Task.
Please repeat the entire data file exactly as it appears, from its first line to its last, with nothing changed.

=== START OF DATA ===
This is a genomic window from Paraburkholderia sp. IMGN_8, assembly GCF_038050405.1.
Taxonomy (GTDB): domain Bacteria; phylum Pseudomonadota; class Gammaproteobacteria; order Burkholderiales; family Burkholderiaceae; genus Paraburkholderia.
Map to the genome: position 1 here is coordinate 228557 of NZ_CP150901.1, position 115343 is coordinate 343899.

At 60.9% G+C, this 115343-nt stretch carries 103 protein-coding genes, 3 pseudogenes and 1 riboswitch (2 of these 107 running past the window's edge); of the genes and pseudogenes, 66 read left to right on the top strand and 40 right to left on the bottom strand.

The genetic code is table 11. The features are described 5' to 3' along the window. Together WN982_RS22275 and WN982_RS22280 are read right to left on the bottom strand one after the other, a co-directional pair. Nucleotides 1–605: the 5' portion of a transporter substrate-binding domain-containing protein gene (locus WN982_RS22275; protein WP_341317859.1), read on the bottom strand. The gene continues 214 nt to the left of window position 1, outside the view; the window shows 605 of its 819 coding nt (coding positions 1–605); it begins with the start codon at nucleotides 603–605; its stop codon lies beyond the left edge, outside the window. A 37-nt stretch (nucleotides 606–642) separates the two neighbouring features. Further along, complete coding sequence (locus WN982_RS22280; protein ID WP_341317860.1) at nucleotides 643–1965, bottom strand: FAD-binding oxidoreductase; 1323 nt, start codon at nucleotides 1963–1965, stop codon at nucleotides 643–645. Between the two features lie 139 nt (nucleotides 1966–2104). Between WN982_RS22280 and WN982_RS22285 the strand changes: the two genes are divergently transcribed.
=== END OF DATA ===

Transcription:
This is a genomic window from Paraburkholderia sp. IMGN_8, assembly GCF_038050405.1.
Taxonomy (GTDB): domain Bacteria; phylum Pseudomonadota; class Gammaproteobacteria; order Burkholderiales; family Burkholderiaceae; genus Paraburkholderia.
Map to the genome: position 1 here is coordinate 228557 of NZ_CP150901.1, position 115343 is coordinate 343899.

At 60.9% G+C, this 115343-nt stretch carries 103 protein-coding genes, 3 pseudogenes and 1 riboswitch (2 of these 107 running past the window's edge); of the genes and pseudogenes, 66 read left to right on the top strand and 40 right to left on the bottom strand.

The genetic code is table 11. The features are described 5' to 3' along the window. Together WN982_RS22275 and WN982_RS22280 are read right to left on the bottom strand one after the other, a co-directional pair. Nucleotides 1–605: the 5' portion of a transporter substrate-binding domain-containing protein gene (locus WN982_RS22275; protein WP_341317859.1), read on the bottom strand. The gene continues 214 nt to the left of window position 1, outside the view; the window shows 605 of its 819 coding nt (coding positions 1–605); it begins with the start codon at nucleotides 603–605; its stop codon lies beyond the left edge, outside the window. A 37-nt stretch (nucleotides 606–642) separates the two neighbouring features. Further along, complete coding sequence (locus WN982_RS22280; protein ID WP_341317860.1) at nucleotides 643–1965, bottom strand: FAD-binding oxidoreductase; 1323 nt, start codon at nucleotides 1963–1965, stop codon at nucleotides 643–645. Between the two features lie 139 nt (nucleotides 1966–2104). Between WN982_RS22280 and WN982_RS22285 the strand changes: the two genes are divergently transcribed.